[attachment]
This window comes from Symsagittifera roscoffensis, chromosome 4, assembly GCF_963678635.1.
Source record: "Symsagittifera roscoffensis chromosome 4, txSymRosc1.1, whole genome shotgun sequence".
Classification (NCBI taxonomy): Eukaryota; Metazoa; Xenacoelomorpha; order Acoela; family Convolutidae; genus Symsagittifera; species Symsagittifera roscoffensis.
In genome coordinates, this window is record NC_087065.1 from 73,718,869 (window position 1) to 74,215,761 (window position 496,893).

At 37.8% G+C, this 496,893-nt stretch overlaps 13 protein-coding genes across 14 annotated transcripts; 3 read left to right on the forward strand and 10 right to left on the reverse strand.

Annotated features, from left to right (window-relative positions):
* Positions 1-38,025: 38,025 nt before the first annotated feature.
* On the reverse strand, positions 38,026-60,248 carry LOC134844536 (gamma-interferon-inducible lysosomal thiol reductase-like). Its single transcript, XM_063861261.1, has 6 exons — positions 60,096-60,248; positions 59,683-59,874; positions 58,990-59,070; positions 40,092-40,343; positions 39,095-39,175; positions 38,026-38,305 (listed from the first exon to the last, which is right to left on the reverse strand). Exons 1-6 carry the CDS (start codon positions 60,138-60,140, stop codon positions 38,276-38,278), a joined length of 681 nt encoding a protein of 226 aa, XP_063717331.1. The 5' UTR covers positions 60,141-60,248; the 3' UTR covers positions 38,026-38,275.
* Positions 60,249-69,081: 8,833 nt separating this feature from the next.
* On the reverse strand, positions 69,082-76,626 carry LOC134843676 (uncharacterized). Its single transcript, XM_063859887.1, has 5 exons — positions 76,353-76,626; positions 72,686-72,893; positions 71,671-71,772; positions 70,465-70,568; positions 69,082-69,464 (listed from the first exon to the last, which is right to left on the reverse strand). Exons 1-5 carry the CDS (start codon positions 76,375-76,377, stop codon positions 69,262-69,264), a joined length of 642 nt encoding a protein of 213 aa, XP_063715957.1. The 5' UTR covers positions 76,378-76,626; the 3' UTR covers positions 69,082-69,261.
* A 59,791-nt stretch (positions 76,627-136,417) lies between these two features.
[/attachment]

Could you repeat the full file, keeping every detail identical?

This window comes from Symsagittifera roscoffensis, chromosome 4, assembly GCF_963678635.1.
Source record: "Symsagittifera roscoffensis chromosome 4, txSymRosc1.1, whole genome shotgun sequence".
Classification (NCBI taxonomy): Eukaryota; Metazoa; Xenacoelomorpha; order Acoela; family Convolutidae; genus Symsagittifera; species Symsagittifera roscoffensis.
In genome coordinates, this window is record NC_087065.1 from 73,718,869 (window position 1) to 74,215,761 (window position 496,893).

At 37.8% G+C, this 496,893-nt stretch overlaps 13 protein-coding genes across 14 annotated transcripts; 3 read left to right on the forward strand and 10 right to left on the reverse strand.

Annotated features, from left to right (window-relative positions):
* Positions 1-38,025: 38,025 nt before the first annotated feature.
* On the reverse strand, positions 38,026-60,248 carry LOC134844536 (gamma-interferon-inducible lysosomal thiol reductase-like). Its single transcript, XM_063861261.1, has 6 exons — positions 60,096-60,248; positions 59,683-59,874; positions 58,990-59,070; positions 40,092-40,343; positions 39,095-39,175; positions 38,026-38,305 (listed from the first exon to the last, which is right to left on the reverse strand). Exons 1-6 carry the CDS (start codon positions 60,138-60,140, stop codon positions 38,276-38,278), a joined length of 681 nt encoding a protein of 226 aa, XP_063717331.1. The 5' UTR covers positions 60,141-60,248; the 3' UTR covers positions 38,026-38,275.
* Positions 60,249-69,081: 8,833 nt separating this feature from the next.
* On the reverse strand, positions 69,082-76,626 carry LOC134843676 (uncharacterized). Its single transcript, XM_063859887.1, has 5 exons — positions 76,353-76,626; positions 72,686-72,893; positions 71,671-71,772; positions 70,465-70,568; positions 69,082-69,464 (listed from the first exon to the last, which is right to left on the reverse strand). Exons 1-5 carry the CDS (start codon positions 76,375-76,377, stop codon positions 69,262-69,264), a joined length of 642 nt encoding a protein of 213 aa, XP_063715957.1. The 5' UTR covers positions 76,378-76,626; the 3' UTR covers positions 69,082-69,261.
* A 59,791-nt stretch (positions 76,627-136,417) lies between these two features.